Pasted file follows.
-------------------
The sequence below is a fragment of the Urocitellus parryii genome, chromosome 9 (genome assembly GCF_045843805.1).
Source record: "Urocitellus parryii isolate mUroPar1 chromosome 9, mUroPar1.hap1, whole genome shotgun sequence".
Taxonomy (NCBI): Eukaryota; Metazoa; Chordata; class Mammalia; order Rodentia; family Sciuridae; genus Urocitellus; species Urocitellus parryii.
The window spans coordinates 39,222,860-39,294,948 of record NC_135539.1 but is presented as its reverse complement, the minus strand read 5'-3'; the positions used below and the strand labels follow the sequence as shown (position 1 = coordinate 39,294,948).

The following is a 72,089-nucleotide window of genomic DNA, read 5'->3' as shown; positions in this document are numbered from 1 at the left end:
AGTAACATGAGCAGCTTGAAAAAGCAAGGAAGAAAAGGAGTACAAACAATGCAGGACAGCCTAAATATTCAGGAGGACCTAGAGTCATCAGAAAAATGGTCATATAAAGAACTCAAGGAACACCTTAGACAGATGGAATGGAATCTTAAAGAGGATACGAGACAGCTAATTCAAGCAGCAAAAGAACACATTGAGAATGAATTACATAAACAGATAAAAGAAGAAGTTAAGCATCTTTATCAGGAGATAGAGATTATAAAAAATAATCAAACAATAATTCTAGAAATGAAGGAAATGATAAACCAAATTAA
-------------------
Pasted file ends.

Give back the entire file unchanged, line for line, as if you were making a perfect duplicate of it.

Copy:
The sequence below is a fragment of the Urocitellus parryii genome, chromosome 9 (genome assembly GCF_045843805.1).
Source record: "Urocitellus parryii isolate mUroPar1 chromosome 9, mUroPar1.hap1, whole genome shotgun sequence".
Taxonomy (NCBI): Eukaryota; Metazoa; Chordata; class Mammalia; order Rodentia; family Sciuridae; genus Urocitellus; species Urocitellus parryii.
The window spans coordinates 39,222,860-39,294,948 of record NC_135539.1 but is presented as its reverse complement, the minus strand read 5'-3'; the positions used below and the strand labels follow the sequence as shown (position 1 = coordinate 39,294,948).

The following is a 72,089-nucleotide window of genomic DNA, read 5'->3' as shown; positions in this document are numbered from 1 at the left end:
AGTAACATGAGCAGCTTGAAAAAGCAAGGAAGAAAAGGAGTACAAACAATGCAGGACAGCCTAAATATTCAGGAGGACCTAGAGTCATCAGAAAAATGGTCATATAAAGAACTCAAGGAACACCTTAGACAGATGGAATGGAATCTTAAAGAGGATACGAGACAGCTAATTCAAGCAGCAAAAGAACACATTGAGAATGAATTACATAAACAGATAAAAGAAGAAGTTAAGCATCTTTATCAGGAGATAGAGATTATAAAAAATAATCAAACAATAATTCTAGAAATGAAGGAAATGATAAACCAAATTAA